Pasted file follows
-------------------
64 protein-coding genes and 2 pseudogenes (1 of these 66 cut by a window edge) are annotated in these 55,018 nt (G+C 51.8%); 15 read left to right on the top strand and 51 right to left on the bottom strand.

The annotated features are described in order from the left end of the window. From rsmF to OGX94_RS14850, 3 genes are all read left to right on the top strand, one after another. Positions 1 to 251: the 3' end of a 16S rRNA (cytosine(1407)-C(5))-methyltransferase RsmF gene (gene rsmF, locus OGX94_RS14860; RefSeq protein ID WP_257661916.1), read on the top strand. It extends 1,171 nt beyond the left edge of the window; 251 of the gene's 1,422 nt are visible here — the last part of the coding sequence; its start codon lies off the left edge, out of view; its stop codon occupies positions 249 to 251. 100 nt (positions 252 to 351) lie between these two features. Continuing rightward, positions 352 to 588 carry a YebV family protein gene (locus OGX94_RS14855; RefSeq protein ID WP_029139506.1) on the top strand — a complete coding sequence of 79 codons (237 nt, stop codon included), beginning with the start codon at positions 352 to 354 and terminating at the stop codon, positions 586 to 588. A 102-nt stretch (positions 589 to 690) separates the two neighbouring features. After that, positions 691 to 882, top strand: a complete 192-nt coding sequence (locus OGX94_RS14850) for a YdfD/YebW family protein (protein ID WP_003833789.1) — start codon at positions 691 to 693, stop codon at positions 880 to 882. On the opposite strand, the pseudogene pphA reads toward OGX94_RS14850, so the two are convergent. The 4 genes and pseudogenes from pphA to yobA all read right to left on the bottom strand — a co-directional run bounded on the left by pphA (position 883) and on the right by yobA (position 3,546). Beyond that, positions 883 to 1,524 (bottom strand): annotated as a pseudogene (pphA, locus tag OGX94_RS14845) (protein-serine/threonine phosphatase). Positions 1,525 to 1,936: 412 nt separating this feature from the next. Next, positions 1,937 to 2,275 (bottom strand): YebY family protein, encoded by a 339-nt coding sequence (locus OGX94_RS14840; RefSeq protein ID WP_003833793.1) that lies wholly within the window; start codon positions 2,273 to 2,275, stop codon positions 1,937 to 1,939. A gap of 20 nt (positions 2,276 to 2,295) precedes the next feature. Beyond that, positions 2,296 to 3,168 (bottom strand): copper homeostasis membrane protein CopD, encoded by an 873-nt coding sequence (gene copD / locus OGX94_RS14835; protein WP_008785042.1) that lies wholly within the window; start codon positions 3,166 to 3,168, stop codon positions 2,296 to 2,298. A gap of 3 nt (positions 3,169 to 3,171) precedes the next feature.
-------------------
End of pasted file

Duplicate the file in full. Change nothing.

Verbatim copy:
64 protein-coding genes and 2 pseudogenes (1 of these 66 cut by a window edge) are annotated in these 55,018 nt (G+C 51.8%); 15 read left to right on the top strand and 51 right to left on the bottom strand.

The annotated features are described in order from the left end of the window. From rsmF to OGX94_RS14850, 3 genes are all read left to right on the top strand, one after another. Positions 1 to 251: the 3' end of a 16S rRNA (cytosine(1407)-C(5))-methyltransferase RsmF gene (gene rsmF, locus OGX94_RS14860; RefSeq protein ID WP_257661916.1), read on the top strand. It extends 1,171 nt beyond the left edge of the window; 251 of the gene's 1,422 nt are visible here — the last part of the coding sequence; its start codon lies off the left edge, out of view; its stop codon occupies positions 249 to 251. 100 nt (positions 252 to 351) lie between these two features. Continuing rightward, positions 352 to 588 carry a YebV family protein gene (locus OGX94_RS14855; RefSeq protein ID WP_029139506.1) on the top strand — a complete coding sequence of 79 codons (237 nt, stop codon included), beginning with the start codon at positions 352 to 354 and terminating at the stop codon, positions 586 to 588. A 102-nt stretch (positions 589 to 690) separates the two neighbouring features. After that, positions 691 to 882, top strand: a complete 192-nt coding sequence (locus OGX94_RS14850) for a YdfD/YebW family protein (protein ID WP_003833789.1) — start codon at positions 691 to 693, stop codon at positions 880 to 882. On the opposite strand, the pseudogene pphA reads toward OGX94_RS14850, so the two are convergent. The 4 genes and pseudogenes from pphA to yobA all read right to left on the bottom strand — a co-directional run bounded on the left by pphA (position 883) and on the right by yobA (position 3,546). Beyond that, positions 883 to 1,524 (bottom strand): annotated as a pseudogene (pphA, locus tag OGX94_RS14845) (protein-serine/threonine phosphatase). Positions 1,525 to 1,936: 412 nt separating this feature from the next. Next, positions 1,937 to 2,275 (bottom strand): YebY family protein, encoded by a 339-nt coding sequence (locus OGX94_RS14840; RefSeq protein ID WP_003833793.1) that lies wholly within the window; start codon positions 2,273 to 2,275, stop codon positions 1,937 to 1,939. A gap of 20 nt (positions 2,276 to 2,295) precedes the next feature. Beyond that, positions 2,296 to 3,168 (bottom strand): copper homeostasis membrane protein CopD, encoded by an 873-nt coding sequence (gene copD / locus OGX94_RS14835; protein WP_008785042.1) that lies wholly within the window; start codon positions 3,166 to 3,168, stop codon positions 2,296 to 2,298. A gap of 3 nt (positions 3,169 to 3,171) precedes the next feature.